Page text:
Of course there are all different kinds of freedom, and the kind that is most precious you will not hear much talk about much in the great outside world of wanting and achieving… The really important kind of freedom involves attention and awareness and discipline, and being able truly to care about other people and to sacrifice for them over and over in myriad petty, unsexy ways every day.
- David Foster Wallace, in a 2005 commencement speech at Kenyon College.
Please read this speech if you haven’t already. I can’t admit to having read much of Wallace’s work before his death, but I have been profoundly moved by his words. In a talk that must have lasted less than 30 minutes, Wallace hit upon something that I have been trying to articulate, in one way or another, for many years.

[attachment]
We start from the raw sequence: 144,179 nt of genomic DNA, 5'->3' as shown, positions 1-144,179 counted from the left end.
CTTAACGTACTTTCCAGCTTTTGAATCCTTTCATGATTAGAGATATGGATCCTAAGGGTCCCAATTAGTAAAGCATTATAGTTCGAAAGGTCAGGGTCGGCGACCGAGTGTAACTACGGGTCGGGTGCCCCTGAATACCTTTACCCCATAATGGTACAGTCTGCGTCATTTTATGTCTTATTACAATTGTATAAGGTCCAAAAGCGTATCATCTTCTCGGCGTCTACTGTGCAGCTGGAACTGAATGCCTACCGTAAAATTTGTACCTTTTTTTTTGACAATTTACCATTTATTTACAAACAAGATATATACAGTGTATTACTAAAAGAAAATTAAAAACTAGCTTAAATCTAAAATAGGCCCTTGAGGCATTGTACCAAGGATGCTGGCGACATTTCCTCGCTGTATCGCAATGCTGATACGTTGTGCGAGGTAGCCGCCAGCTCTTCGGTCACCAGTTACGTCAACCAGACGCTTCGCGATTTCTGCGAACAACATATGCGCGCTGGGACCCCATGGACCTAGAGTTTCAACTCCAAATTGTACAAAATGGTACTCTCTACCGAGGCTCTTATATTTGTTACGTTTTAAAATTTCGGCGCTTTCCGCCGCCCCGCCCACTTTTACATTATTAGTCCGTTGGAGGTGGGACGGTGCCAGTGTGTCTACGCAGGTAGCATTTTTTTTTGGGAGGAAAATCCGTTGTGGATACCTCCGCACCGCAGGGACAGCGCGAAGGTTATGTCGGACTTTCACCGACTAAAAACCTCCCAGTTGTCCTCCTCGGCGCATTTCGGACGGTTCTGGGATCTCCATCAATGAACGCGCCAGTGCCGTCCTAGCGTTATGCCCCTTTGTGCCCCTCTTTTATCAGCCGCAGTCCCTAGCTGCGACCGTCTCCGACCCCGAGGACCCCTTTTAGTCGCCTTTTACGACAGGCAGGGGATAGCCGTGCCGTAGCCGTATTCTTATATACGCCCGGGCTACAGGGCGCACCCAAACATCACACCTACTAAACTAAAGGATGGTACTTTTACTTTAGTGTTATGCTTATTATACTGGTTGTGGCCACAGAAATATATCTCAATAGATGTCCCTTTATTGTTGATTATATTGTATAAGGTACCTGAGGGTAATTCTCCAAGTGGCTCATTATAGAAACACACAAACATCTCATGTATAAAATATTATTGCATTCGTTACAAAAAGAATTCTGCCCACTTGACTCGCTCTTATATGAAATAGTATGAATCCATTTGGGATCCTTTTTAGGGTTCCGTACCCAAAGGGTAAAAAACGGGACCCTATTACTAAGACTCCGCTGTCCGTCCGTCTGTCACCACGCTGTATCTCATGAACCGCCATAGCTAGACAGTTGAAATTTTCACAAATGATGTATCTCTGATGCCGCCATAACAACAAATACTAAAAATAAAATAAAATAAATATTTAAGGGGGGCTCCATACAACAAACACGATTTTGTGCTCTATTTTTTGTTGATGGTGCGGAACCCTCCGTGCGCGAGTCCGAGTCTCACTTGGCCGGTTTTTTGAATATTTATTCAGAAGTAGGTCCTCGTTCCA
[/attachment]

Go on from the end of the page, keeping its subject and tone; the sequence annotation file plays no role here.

There are two fundamentally different modes of living. Wallace describes the first, perhaps more common, mode as the “default setting, hard-wired into our boards at birth,” which is “to be deeply and literally self-centered and to see and interpret everything through this lens of self.” Its opposite is a constant internal struggle towards self-awareness and empathy, part of which involves being sometimes painfully aware of how often one falls short of that goal.
I believe this divide explains many modern phenomena: why driving sucks, for example, or much political rhetoric this season.